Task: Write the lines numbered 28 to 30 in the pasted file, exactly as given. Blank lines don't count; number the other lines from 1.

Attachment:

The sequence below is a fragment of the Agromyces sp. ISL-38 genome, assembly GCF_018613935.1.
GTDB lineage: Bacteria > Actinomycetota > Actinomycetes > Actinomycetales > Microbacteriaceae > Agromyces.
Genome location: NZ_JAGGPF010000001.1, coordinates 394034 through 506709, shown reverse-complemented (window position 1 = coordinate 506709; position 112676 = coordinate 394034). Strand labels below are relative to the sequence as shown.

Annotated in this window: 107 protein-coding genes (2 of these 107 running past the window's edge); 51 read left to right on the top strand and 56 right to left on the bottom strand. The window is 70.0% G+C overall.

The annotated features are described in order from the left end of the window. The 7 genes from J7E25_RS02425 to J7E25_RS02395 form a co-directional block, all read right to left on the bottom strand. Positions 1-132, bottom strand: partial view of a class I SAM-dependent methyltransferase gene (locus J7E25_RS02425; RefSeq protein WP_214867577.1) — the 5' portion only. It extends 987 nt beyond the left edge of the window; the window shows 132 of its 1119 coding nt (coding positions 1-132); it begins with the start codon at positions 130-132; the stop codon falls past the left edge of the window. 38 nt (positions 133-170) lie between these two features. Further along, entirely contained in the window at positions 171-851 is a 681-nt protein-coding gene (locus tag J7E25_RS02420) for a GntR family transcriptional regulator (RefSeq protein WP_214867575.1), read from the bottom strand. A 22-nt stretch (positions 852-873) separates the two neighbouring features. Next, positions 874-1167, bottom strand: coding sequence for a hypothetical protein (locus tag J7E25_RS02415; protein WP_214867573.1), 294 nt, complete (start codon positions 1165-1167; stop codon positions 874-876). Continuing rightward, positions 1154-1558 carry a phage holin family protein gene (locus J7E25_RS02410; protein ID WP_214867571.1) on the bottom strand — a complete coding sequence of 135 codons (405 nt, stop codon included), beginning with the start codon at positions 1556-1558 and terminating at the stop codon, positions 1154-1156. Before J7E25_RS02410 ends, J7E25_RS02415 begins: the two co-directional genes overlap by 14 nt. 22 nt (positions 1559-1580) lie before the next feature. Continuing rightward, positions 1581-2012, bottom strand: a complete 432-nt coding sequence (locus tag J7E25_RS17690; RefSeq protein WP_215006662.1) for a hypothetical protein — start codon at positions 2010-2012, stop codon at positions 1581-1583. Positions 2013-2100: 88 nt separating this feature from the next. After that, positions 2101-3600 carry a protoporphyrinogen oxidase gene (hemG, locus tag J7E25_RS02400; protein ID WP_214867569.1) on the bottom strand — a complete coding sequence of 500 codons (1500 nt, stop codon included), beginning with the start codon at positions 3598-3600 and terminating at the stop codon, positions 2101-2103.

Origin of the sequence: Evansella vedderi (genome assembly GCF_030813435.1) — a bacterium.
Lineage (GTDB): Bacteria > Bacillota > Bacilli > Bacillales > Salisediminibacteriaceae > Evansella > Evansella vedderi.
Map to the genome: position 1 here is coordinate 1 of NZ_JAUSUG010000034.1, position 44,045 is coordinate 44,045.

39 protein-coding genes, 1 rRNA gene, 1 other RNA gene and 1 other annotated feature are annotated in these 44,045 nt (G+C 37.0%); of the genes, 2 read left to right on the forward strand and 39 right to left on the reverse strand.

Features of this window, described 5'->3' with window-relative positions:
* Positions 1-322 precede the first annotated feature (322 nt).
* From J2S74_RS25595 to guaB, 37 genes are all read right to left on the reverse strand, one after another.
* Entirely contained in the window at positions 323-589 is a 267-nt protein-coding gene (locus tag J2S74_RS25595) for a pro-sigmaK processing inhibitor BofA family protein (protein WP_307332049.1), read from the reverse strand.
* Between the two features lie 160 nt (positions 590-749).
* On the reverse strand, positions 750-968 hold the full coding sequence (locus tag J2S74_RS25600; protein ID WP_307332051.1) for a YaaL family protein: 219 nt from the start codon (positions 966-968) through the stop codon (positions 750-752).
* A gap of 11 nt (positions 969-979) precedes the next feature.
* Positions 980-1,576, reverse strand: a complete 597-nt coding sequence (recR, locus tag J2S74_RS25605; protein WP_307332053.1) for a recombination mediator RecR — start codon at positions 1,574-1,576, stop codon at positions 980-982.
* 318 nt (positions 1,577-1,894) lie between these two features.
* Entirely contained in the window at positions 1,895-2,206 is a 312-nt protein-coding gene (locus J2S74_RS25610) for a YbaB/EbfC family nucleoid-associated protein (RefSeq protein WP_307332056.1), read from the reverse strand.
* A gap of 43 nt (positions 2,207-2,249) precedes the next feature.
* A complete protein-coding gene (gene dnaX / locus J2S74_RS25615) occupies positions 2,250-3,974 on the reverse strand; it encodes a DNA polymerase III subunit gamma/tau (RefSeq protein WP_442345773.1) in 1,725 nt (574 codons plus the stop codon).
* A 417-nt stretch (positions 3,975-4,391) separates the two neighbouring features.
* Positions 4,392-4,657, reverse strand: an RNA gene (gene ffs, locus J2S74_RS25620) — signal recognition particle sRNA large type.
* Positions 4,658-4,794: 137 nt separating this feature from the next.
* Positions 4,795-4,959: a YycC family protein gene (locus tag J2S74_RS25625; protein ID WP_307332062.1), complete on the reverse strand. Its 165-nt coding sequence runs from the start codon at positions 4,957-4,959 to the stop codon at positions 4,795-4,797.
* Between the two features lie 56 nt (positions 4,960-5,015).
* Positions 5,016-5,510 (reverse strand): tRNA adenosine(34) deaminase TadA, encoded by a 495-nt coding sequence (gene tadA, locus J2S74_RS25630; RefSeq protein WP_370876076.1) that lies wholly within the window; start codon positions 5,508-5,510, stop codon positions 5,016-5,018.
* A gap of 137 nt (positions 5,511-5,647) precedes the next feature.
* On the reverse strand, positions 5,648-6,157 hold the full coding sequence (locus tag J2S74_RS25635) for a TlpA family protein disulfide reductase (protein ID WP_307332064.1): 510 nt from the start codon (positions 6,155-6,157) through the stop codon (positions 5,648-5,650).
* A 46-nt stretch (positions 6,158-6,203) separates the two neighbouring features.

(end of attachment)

* A gap of 137 nt (positions 5,511-5,647) precedes the next feature.
* On the reverse strand, positions 5,648-6,157 hold the full coding sequence (locus tag J2S74_RS25635) for a TlpA family protein disulfide reductase (protein ID WP_307332064.1): 510 nt from the start codon (positions 6,155-6,157) through the stop codon (positions 5,648-5,650).
* A 46-nt stretch (positions 6,158-6,203) separates the two neighbouring features.